[Note: “pragmatic rehab” in this study is defined as a trained nurse explaining the components of a “graded return to activity” – and helping the patient work out improvement plans. The “supportive listening” arm of the study was to control for the effect of supportive therapist time. To read the full text of this article, click here.]
Objective: To evaluate the effectiveness of home delivered pragmatic rehabilitation – a program of gradually increasing activity designed collaboratively by the patient and the therapist – and supportive listening – an approach based on non-directive counseling – for patients in primary care with chronic fatigue syndrome/myalgic encephalomyelitis or encephalitis (CFS/ME).
Design: Single blind, randomized, controlled trial.
Setting: 186 general practices across the north west of England between February 2005 and May 2007.
Participants: 296 patients aged 18 or over with CFS/ME (median illness duration seven years) diagnosed using the Oxford criteria.
Interventions: Participants were randomly allocated to pragmatic rehabilitation, supportive listening, or general practitioner treatment as usual. Both therapies were delivered at home in 10 sessions over 18 weeks by one of three adult specialty general nurses who had received four months’ training, including supervised practice, in each of the interventions.
GP treatment as usual was unconstrained except that patients were not to be referred for systematic psychological therapies during the treatment period.
Main outcome measures: The primary clinical outcomes were fatigue and physical functioning at the end of treatment (20 weeks) and 70 weeks from recruitment compared with GP treatment as usual. Lower fatigue scores and higher physical functioning scores denote better outcomes.
Results: A total of 257 (87%) of the 296 patients who entered the trial were assessed at 70 weeks, the primary outcome point. Analysis was on an intention to treat basis, with robust treatment effects estimated after adjustment for missing data using probability weights.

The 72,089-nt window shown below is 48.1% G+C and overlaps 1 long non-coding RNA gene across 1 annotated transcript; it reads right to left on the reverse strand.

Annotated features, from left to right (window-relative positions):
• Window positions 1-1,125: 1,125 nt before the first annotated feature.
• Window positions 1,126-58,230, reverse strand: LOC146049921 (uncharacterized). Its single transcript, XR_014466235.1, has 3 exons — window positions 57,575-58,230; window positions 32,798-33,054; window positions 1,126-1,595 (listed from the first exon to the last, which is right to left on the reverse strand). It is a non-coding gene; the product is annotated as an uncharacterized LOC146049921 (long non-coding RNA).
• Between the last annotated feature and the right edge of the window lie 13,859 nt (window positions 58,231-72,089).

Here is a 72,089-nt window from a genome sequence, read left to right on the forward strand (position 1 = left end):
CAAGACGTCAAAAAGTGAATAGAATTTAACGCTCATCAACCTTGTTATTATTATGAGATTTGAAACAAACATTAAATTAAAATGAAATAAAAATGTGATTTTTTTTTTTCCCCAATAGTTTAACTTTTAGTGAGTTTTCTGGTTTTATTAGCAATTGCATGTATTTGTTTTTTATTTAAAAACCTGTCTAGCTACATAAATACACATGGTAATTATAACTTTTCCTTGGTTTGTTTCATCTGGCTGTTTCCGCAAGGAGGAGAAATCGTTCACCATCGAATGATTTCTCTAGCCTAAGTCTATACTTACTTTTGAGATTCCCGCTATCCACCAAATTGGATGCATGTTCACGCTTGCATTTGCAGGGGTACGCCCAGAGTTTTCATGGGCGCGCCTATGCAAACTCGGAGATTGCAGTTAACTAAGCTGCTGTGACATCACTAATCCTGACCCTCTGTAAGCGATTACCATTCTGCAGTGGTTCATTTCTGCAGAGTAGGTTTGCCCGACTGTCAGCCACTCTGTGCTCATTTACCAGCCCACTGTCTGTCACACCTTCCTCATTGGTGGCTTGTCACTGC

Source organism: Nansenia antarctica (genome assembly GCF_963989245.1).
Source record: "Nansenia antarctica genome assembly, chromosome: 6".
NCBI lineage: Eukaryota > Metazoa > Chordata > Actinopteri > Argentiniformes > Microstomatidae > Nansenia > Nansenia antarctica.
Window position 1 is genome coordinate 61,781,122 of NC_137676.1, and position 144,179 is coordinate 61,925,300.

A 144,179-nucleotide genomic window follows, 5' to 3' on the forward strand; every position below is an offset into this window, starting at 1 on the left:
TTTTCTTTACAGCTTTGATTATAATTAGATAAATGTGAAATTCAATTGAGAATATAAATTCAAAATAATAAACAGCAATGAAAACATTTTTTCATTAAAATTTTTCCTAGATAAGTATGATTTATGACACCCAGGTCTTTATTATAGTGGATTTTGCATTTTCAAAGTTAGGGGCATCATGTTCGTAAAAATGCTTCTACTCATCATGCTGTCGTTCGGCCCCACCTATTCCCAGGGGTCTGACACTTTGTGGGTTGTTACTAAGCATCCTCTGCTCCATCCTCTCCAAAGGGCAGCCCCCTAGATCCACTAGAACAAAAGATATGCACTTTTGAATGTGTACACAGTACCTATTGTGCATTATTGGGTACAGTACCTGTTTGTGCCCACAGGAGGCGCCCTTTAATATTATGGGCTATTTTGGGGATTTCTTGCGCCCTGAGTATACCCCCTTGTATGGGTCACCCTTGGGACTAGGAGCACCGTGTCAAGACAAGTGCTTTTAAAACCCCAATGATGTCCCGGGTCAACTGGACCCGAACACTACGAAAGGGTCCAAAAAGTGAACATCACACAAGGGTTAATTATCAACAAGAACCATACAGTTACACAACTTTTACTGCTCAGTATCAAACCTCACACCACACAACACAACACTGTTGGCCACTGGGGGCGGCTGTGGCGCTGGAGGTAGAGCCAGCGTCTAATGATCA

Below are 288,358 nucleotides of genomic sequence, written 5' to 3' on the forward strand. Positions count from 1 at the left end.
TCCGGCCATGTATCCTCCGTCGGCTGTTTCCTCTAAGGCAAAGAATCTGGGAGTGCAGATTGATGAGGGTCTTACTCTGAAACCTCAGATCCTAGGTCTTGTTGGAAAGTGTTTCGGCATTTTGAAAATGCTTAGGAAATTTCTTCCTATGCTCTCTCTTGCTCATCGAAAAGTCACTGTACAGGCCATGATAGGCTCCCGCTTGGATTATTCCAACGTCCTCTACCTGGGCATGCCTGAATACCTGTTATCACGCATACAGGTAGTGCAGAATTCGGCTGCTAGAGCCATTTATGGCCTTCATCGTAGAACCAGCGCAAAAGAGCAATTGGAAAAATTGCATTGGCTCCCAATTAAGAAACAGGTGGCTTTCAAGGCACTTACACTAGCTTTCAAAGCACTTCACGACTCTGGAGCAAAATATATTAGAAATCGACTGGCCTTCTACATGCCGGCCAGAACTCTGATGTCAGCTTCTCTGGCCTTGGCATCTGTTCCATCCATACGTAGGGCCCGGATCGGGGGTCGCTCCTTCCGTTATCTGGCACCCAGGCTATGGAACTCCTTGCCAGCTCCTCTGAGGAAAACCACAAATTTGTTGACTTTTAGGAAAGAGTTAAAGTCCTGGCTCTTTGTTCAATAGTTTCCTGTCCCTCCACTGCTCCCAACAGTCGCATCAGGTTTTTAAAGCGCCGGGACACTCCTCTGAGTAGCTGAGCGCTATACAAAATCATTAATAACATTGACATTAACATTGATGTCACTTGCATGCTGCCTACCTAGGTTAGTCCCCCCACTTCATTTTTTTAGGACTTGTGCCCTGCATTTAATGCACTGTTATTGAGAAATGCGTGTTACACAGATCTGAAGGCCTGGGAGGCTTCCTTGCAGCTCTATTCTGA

Immediately after treatment (at 20 weeks), patients allocated to pragmatic rehabilitation (n=3D95) had significantly improved fatigue (effect estimate -1.18, 95% confidence interval -2.18 to -0.18; P=0.021) but not physical functioning (-0.18, 95% CI -5.88 to +5.52; P=3D0.950) compared with patients allocated to treatment as usual (n=3D100). At one year after finishing treatment (70 weeks), there were no statistically significant differences in fatigue or physical functioning between patients allocated to pragmatic rehabilitation and those on treatment as usual (-1.00, 95% CI -2.10 to +0.11; P=3D0.076 and +2.57, 95% CI 3.90 to +9.03; P=3D0.435).
At 20 weeks, patients allocated to supportive listening (n=3D101) had poorer physical functioning than those allocated to treatment as usual (?7.54, 95% CI -12.76 to -2.33; P=3D0.005) and no difference in fatigue. At 70 weeks, patients allocated to supportive listening did not differ significantly from those allocated to treatment as usual on either primary outcome.
For patients with CFS/ME in primary care:
• Pragmatic rehabilitation delivered by trained nurse therapists improves fatigue in the short term compared with unconstrained GP treatment as usual, but the effect is small and not statistically significant at one year follow-up.
• Supportive listening delivered by trained nurse therapists is not an effective treatment for CFS/ME.
Trial registration: International Standard Randomised Controlled Trial Number IRCTN74156610.
Source: BMJ, Apr 23, 2010, by Wearden AJ, Chew-Graham C, Bentall RP, Morriss RK, Peters S, Riste L, Richardson G, Dunn G. Fatigue Intervention by Nurses Evaluation (FINE) trial writing group and the FINE trial group. Schools of Psychological Sciences, School of Community Based Medicine, and Nursing, Midwifery and Social Work, University of Manchester; School of Population, Community and Behavioral Sciences, University of Liverpool; School of Psychology, University of Bangor, Gwynedd; School of Community Health Sciences, Institute of Mental Health, University of Nottingham; Centre for Health Economics, University of York; Hull York Medical School, University of York, Heslington, York, UK. [Email: firstname.lastname@example.org]